Category Archives: News

CHS newest teacher is here.

Thelma Phillilps

Chaparral High School’s (CHS) newest Language Arts teacher, here since August 22, is Thelma Phillips.

Phillips teaches English Language Arts for sophomores and juniors.She has taught English Language Arts for 27 years.

“I like teaching at CHS very much, everyone is friendly. When Mrs. Lopez and Mr. Mata interviewed they were very nice to me,” said Phillips. Before teaching at CHS she taught at Andress High School, in the El Paso Independent District of Texas for 27 years.

Phillips can make students future a success by talking about getting a career or going to college confidently.

Phillips considers herself an open-minded and smart person. “I can make their future a success by having them doing my work in class.”

“I will be at CHS as long as they let me,” said Phillips.

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Say goodbye to puddles, and hello to the new drains

Say goodbye to puddles, and hello to the new drains.

Chaparral High School (CHS) principal, Victoria Lopez talked about the drains at CHS, “The drains are for the water to dig in. When it rained we would have big puddles and people couldn’t even pass through there, so drains are to get rid of the puddles.” The workers stared digging in mid-July.

The drains help the campus by draining standing water and preventing puddles so mosquitoes and trash won’t gather.

If the drains are blocked, the water won’t be draining. Lopez said, “The drains are hard to get blocked because they’re 22 foot long pipes going down.”

“The drain that is in front of the school was completed by August 24, 2018,” said Lopez.

“The cost is around $20,00. the school can afford the drains ,” said Lopez.

located in front of the nurse
located behind the main gym


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Lobos rain awards and scholarships on Chaparral for 2018

The 2018 Senior Awards Night for Chaparral High School rained more than $4 million in FAFSA Loans and awarded scholarships on the worthy Lobos with the majority, $2,707,880, in FAFSA grants and scholarships.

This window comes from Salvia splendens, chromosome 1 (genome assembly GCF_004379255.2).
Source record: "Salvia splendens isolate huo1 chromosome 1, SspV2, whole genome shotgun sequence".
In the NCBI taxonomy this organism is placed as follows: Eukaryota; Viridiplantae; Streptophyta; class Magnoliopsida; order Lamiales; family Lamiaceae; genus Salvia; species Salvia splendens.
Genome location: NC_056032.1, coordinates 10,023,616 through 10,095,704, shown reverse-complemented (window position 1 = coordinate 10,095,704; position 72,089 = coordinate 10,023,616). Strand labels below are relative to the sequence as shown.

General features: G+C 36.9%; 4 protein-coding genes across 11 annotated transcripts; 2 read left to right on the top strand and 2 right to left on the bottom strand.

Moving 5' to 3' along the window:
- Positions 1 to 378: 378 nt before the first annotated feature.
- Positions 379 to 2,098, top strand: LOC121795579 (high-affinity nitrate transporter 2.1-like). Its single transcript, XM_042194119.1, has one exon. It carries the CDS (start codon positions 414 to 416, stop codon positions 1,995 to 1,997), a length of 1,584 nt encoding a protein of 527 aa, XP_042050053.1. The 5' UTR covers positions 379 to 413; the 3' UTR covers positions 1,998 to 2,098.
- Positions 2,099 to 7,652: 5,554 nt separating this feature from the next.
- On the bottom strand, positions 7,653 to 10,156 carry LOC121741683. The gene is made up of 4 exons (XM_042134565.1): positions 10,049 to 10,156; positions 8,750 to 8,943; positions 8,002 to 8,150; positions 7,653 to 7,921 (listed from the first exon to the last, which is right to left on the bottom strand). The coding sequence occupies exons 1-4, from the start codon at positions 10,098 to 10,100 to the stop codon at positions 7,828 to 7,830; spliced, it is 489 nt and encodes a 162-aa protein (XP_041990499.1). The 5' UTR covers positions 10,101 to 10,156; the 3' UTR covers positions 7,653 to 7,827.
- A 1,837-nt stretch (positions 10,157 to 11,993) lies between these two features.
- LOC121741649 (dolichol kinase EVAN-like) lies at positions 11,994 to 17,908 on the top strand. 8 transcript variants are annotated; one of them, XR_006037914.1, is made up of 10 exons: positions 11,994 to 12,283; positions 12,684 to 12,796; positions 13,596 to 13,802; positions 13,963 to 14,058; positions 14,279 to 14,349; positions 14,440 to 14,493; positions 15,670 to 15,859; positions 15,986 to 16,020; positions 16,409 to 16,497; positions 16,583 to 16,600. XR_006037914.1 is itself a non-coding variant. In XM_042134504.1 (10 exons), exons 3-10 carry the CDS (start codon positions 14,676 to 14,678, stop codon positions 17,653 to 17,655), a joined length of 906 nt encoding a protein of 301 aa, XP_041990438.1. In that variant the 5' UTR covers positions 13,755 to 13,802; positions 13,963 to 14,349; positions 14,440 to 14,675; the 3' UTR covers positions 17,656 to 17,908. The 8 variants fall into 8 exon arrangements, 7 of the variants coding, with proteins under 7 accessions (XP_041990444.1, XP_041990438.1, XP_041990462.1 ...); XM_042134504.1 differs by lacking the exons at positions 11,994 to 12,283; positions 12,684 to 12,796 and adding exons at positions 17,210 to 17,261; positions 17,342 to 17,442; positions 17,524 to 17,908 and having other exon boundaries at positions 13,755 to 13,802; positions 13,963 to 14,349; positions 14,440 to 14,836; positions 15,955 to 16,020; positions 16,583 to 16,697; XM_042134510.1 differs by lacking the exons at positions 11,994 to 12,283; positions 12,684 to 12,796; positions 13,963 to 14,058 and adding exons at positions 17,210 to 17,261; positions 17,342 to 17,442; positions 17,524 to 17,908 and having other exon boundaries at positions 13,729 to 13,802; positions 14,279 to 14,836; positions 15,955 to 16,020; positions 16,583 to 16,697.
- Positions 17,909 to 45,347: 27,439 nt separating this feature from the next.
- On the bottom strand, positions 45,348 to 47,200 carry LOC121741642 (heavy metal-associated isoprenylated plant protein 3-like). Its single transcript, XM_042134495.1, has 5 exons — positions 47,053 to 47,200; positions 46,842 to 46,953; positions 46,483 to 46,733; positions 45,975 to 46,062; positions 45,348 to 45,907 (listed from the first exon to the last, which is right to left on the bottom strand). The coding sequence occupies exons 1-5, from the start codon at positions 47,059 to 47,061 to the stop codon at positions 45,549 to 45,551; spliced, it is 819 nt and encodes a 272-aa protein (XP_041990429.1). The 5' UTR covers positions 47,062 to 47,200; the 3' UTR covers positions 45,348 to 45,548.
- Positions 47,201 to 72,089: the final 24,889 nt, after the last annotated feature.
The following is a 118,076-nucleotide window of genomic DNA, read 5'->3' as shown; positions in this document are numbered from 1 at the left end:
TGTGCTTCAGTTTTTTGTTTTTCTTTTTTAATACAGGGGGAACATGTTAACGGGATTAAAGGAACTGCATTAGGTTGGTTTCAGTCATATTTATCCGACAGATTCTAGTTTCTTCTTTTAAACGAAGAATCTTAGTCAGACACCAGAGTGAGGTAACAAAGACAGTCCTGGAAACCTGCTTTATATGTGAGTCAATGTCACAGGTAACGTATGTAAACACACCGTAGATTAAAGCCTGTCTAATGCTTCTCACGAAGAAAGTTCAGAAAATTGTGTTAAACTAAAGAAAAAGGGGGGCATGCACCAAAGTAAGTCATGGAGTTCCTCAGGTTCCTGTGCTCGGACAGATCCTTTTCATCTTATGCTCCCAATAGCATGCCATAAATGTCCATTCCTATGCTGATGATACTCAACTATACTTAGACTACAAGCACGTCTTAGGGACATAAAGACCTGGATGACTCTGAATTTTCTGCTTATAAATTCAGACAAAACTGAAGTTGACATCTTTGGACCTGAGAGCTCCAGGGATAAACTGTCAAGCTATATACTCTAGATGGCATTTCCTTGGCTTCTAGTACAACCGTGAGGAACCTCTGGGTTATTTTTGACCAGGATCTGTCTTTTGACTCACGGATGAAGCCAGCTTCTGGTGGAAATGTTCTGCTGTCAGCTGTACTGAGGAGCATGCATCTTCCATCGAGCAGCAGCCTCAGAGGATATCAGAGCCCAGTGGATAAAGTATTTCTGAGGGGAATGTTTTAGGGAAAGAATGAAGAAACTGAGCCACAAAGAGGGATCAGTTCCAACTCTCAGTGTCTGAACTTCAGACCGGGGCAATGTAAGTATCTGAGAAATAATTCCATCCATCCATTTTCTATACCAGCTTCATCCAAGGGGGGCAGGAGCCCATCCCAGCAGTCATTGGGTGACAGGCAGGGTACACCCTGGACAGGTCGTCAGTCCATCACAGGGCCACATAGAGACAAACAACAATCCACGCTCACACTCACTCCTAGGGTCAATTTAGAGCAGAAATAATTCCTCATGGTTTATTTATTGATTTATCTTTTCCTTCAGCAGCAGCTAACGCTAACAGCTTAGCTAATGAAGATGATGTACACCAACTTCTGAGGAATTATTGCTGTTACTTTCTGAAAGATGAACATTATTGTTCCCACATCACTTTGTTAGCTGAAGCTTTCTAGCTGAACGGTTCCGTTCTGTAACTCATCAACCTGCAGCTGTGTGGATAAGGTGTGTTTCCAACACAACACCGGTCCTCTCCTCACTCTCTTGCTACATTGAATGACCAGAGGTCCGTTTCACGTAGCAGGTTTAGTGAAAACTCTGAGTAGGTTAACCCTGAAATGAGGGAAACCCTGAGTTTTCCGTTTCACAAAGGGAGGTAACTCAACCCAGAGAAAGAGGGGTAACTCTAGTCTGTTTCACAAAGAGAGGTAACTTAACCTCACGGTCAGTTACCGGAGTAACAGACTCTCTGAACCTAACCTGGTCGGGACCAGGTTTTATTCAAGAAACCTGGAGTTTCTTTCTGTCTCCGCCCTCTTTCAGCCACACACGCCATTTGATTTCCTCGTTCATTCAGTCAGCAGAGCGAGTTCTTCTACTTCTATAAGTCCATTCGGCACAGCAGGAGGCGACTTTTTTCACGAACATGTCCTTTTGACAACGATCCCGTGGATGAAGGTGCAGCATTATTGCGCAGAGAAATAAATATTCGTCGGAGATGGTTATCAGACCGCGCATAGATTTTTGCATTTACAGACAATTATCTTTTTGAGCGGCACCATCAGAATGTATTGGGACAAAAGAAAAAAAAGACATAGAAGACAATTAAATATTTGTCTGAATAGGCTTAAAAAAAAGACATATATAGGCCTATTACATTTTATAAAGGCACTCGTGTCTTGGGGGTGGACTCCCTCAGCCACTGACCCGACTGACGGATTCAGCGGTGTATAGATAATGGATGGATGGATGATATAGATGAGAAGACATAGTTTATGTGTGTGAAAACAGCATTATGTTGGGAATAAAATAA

In addition to these honors, the First American Banks Scholarships, up to $30,000 each, were awarded to 20 Lobo seniors: Bernice Acuna, David Alvarado, Ruby Cisneros, Ana Flores, Evangeline Flores, Emanual Galvan, Evelyn Garcia-Hernandez, Bethsaida Gomez, Mia Luna, Yamile Madrid, Priscilla Marquez, Hope McKay, Richard Perez, Carolina Pulido, Emily Radell, Fidel Soto, Bryanna Torres, Ashley Vila, and Edith Yanez. 

This is the seventh year that First American Bank has handed out these scholarships said retiring Chaparral branch President Russell Foddrill before announcing the winners. These scholarships are secondary awards which means the selectees must use their primary awards in full before accessing these funds.

Money was not the only awards that were handed out. CHS Principal Mark J. Rupcich announced the All Lobo Man and Woman, David Alvarado and Emily Radell, followed by the Salutatorian and Valedictorian, Bernice Acuna and Priscilla Marquez respectively.

Scores of other Lobos were showered with awards in many Career and Technology Education fields such as: welding, culinary arts, automotive technology, digital media, criminal justice, and broadcast media.

Joining in the celebration were representatives from Dona Ana Branch Community College, New Mexico State University, and Gadsden Independent School District Superintendent Travis Dempsey.

The following portraits are of the Class of 2018 First American Bank Scholarship awardees.

Mia Luna
Yamile Madrid
Richard Perez
Emily Radell
Evelyn Garcia
Bernice Acuna
Hope McKay
Bryanna Torres
Ruby Cisneros
Evangeline Flores
Edith Yanez
David Alvarado
Ana Flores
Emanuel Galvan
Fidel Soto
Priscilla Marquez
Bethsaida Gomez
Carolina Pulido
Ashley Vila
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Sexting: Lobo survey results

The following charts serve as evidence of sexting trends at Chaparral High School. 20

freshmen, 19 sophomores, 9 juniors and 9 seniors were surveyed, providing a total of 57

responses. Of these responses, 23 were female, 27 were male and 2 were unspecified.

These surveys were taken and posted in relation to the Howler’s story series about the

existence and consequences of teen sexting at Chaparral High School.

1) Have you ever sent sexually explicit photos or messages to another person?

a. Yes, to a boyfriend girlfriend    12 percent.